In previous post we looked at the big picture. We compared AWR reports for 24 hour periods between baseline (4/18) and slow day (4/27).
In this post we will focus on areas responsible for the increased DB time: parsing, disk IO, and CPU.
Statistics “parse time elapsed” ballooned, all came from “hard parse elapsed time”. Parsing (soft or hard) is CPU intensive to begin with, too much hard parsing is evil. Check out “Variable Load Impact On Oracle Database Hard Parsing” on orapub.com, great info! The huge increase in my parse elapsed suggest I had an overloaded system… how is that possible?
Also, “% Non-Parse CPU” decreased from 92% to 46%…more than half of the CPU used by the database came from hard parsing…bad.
We had a 12 fold increase in “parse time cpu”, it jumped from 37581 sec to 482825 seconds. At the same time “parse count (hard)” increased by 200 thousand (from 967714 to 1170580).
BTW, AWR report gets CPU numbers from dba_hist_sysstat, it shows CPU used in centiseconds, I converted to seconds.
Can the 20% increase in “parse count (hard)” be responsible for the huge increase in parse CPU?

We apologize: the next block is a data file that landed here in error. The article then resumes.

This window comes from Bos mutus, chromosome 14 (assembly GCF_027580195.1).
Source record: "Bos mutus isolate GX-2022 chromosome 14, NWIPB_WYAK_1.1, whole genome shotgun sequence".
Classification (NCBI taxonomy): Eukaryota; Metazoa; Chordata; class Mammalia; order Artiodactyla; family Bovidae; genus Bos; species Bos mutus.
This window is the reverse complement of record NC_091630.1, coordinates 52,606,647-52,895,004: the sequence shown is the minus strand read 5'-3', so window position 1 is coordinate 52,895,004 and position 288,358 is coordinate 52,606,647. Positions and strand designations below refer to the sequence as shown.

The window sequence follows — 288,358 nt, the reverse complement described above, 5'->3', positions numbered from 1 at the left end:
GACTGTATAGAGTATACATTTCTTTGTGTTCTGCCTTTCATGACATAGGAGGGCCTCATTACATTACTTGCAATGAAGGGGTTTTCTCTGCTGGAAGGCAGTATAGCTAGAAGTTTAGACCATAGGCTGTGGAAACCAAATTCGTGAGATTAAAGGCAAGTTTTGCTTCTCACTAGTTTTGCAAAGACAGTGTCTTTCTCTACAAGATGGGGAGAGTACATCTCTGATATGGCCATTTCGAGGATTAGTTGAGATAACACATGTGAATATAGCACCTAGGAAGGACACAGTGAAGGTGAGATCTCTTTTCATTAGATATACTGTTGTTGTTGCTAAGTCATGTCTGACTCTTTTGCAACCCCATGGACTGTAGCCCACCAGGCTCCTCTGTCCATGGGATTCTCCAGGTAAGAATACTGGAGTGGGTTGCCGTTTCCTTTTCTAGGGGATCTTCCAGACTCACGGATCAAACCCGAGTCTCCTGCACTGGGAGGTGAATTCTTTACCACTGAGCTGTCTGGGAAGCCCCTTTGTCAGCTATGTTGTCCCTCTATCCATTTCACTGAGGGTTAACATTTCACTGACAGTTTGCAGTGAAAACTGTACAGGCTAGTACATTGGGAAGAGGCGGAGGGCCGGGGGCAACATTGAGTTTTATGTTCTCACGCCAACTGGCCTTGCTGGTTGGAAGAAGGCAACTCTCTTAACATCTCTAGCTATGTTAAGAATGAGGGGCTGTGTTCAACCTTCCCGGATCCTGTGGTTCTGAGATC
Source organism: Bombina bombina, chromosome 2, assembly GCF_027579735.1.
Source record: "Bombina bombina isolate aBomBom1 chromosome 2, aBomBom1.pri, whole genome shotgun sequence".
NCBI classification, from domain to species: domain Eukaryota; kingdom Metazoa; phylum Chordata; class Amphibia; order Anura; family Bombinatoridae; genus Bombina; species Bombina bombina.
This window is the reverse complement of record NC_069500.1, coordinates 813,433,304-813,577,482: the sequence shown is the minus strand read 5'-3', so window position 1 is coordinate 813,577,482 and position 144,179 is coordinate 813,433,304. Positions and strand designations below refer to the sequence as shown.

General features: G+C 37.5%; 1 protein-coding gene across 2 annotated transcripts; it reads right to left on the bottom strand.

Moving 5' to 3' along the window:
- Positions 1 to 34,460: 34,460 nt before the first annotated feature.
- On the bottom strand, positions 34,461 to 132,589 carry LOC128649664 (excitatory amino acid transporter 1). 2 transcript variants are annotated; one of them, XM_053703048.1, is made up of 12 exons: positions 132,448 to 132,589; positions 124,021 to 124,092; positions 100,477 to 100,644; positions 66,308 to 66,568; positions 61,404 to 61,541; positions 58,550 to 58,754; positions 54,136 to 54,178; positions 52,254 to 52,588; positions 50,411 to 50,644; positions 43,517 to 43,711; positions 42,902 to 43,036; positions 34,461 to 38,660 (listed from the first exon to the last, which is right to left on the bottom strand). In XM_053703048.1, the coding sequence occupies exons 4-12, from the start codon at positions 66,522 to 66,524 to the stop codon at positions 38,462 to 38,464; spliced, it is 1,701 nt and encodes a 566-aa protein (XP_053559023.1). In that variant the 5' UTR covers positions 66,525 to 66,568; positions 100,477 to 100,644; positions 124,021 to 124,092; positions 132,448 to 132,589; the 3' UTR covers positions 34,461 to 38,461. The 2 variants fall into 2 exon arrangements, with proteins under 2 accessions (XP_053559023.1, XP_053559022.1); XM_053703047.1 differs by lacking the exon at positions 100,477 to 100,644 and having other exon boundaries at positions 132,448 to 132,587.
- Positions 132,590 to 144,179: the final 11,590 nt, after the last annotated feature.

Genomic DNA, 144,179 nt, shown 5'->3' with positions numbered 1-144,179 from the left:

Hard parsing can came from sql-s with literals.
AWR report may not show those sql-s, each alone is using relatively small resource to make it into “SQL Statistics”.
So we checked ASH reports. For 4/27 section “Top SQL using literals” showed two FORCE_MATCHING_SIGNATURE-s with high number of sql versions. My ASH report was for business hours between 8AM and 5PM, 9 hours long period. When adjusted for 24 hours (=(36613+36536)*24/9) we will get around 195 thousand unique sql-s with literals, it is a good match with the extra 200 thousand hard parse in AWR report for the day.
In addition, each of those distinct sql-s were very long (20KB) statements and they were no show before and after our slow week.
With that many distinct sql-s thrown at the database it will be interesting to check on the correlation between hard parse and db CPU utilization, we will do that in the next post.
What about the 29% jump for “Read IO requests”? Can that be reason for slower synchronous reads?
“Avg Time(ms)” for “db file sequential read” increased from 2.75 to 6.11 msec.
But we did not read more data, neither “Read IO (MB)” nor “Write IO (MB)” increased.
For 4/18 “Wait Event Histogram” shows most waits were under 1ms, even on slow day half of the waits were shorter then 2 ms. Those are not physical reads from disk, they are too fast for that, the data must came from cache (OS and/or SAN). Therefore–not counting the possibility of slower disk subsystem for some unknown external reason–the speed may be influenced by the available CPU.
Would you agree?
– We have 128 CPU-s, the OS CPU capacity is about 11 million seconds per day (=128*24*60*60)
– With DB CPU around 900 thousand seconds “Instance CPU” is around 8%
– Per OEM the OS CPU utilization is up from around 20% to 40%, same info can be gathered from AWR reports’ “Host CPU” section
– But we are not in any danger of maxing out the CPU capacity of the machine…right?